As part of the festivities celebrating our reentry into San Francisco International Airport (SFO) this Monday, Southwest Airlines also announced that we're going to supplement our initial SFO service by adding eight daily nonstops between SFO and Los Angeles Int'l Airport (LAX) effective November 4. This will supplement our existing 20 daily roundtrips (which operate on the hour or half hour all day long) between LAX and Oakland International Airport (OAK), which is quite literally just across the bay from SFO. While SFO isn't a "brand new" airport for Southwest (we served the airport for 19 years prior to discontinuing service in early 2001 due to congestion and cost issues), we've never flown between SFO and LAX. And it's about time–the SFO (and OAK) to LAX market has an interesting history.
Because I am a hopeless airline geek, I took a look at industry data going all the way back to 1979, which is roughly when I got into this insane industry. Back then, the SFO-LAX air passenger market was the largest in the country, with 49 daily flights on nine airlines with about 7,400 seats a day going back and forth, carrying roughly 1,520 people each day paying an average of $122 in 1997 dollars. Remember, back then, load factors were lower, and there were lots more connections going on, so the percentage of folks flying nonstop from origin to destination was much lower. By comparison, LAX to OAK in 1979 was served by 10 flights on 2 airlines, with about 1,800 seats serving only about **seven** (yes, SEVEN) local passengers flying between the two airports per day each way, and they paid an average of $139 in 1997 dollars. I guess that market was all connecting passengers.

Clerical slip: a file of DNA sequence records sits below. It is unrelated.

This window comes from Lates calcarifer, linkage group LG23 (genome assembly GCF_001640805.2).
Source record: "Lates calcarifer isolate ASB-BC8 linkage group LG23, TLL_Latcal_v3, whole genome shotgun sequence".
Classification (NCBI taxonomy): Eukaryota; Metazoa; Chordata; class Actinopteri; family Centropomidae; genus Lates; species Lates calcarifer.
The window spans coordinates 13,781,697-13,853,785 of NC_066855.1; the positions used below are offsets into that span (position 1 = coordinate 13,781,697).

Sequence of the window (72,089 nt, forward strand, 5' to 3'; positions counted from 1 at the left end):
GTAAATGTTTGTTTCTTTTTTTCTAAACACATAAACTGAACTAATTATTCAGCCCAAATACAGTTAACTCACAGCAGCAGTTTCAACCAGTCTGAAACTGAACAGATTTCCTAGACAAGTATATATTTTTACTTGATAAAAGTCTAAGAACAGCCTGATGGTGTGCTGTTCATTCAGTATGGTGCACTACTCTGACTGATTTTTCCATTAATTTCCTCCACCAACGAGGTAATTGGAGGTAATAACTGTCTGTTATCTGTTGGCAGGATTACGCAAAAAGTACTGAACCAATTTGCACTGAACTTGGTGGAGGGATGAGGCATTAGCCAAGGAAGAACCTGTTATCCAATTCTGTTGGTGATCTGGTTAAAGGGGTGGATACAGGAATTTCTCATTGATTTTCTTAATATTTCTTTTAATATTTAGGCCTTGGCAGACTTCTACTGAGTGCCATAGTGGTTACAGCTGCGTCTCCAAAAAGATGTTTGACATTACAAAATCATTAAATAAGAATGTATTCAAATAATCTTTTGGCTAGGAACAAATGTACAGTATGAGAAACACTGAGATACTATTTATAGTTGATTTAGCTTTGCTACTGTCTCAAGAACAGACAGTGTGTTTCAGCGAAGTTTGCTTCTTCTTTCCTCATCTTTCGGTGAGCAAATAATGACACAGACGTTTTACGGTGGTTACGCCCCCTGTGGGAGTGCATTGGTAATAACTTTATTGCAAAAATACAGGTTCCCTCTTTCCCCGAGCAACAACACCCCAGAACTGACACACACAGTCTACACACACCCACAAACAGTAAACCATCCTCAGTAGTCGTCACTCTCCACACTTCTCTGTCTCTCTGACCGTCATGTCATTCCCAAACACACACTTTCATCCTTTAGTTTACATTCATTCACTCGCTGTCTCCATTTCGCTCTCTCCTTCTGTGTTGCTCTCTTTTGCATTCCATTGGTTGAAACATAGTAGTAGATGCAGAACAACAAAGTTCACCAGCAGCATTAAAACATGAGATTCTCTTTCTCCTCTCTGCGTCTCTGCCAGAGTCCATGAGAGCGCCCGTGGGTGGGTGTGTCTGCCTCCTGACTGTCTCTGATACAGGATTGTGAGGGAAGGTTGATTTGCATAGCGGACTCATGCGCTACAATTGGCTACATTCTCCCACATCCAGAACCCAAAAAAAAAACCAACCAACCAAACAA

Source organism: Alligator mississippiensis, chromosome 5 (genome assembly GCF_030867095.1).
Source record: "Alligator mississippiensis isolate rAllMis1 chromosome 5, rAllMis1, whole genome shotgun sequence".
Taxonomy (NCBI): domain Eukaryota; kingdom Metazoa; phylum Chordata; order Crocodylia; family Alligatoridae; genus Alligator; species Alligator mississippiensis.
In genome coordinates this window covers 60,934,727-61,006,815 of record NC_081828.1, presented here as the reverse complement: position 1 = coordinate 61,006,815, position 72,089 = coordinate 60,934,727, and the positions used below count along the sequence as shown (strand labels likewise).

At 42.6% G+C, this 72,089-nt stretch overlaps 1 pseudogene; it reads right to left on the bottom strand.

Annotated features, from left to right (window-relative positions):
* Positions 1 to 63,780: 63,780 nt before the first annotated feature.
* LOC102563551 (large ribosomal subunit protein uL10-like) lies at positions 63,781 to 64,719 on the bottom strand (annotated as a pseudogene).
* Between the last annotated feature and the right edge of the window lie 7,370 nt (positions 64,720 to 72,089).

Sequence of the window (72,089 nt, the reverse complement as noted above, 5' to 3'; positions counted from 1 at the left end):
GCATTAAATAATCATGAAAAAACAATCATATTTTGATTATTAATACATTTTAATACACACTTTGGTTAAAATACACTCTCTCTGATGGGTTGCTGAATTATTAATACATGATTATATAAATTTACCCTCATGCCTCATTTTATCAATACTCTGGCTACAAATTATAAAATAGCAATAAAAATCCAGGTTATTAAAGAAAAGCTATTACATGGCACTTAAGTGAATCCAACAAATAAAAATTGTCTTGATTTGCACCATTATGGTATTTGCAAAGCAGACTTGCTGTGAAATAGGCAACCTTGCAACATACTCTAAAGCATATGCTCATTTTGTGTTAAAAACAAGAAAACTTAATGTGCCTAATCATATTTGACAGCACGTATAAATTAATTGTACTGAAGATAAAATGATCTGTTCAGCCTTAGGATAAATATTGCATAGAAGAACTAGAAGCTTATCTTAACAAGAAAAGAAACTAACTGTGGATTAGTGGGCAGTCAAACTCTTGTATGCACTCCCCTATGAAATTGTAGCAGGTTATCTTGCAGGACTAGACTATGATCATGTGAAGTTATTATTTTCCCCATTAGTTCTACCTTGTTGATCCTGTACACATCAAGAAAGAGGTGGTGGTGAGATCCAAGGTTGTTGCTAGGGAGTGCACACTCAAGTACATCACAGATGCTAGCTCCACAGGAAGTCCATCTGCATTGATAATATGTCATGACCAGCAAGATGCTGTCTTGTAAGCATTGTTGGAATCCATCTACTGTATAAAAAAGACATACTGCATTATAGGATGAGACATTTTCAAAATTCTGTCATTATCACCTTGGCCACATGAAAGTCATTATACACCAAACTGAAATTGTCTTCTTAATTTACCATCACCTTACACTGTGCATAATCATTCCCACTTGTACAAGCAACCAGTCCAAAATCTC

Fast forward to now. SFO-LAX is far, far down the list of largest markets. While still large, today five airlines offer 37 daily departures with about 4,600 seats a day (and of the 9 that flew the route in 1979, only 3 survive)Ã¢â‚¬¦.but it serves only 1,100 passengers a day, who paid an average of $127–a roughly 32% decrease in the size of the market with no increase in average fare. Compare that with LAX-OAK, where there are now about 3,100 seats on 28 daily flights by 3 airlines (and neither of the two that flew the route in 1979 are still in business). However, even though LAX-OAK still has fewer seats than LAX-SFO, it carries nearly 1,700 local passengers each day (far more than LAX-SFO), who pay an average of just $87–a savings of $40 over LAX-SFO!
So, the traveling public has shifted in large numbers from LAX-SFO in favor of LAX-OAK. Wonder why? (Anyone? Anyone? Bueller?) It's fare drivenÃ¢â‚¬¦and the fare driver has been Southwest Airlines. Note the average fare difference between LAX-SFO and LAX-OAK. While I won't make predictions hereÃ¢â‚¬¦if I were a bettin' man, now that Southwest is flying between LAX and SFO, I'd bet that the fares in that market will drop like Brittany Spears' approval rating. We will bring our pricing to the market, which will give far more people the Freedom to FlyÃ¢â‚¬¦.and we'll do just as we have everywhere else in this Country–grow the market!
Welcome back, SFO, we've missed youÃ¢â‚¬¦.and welcome to the family, SFO-LAX!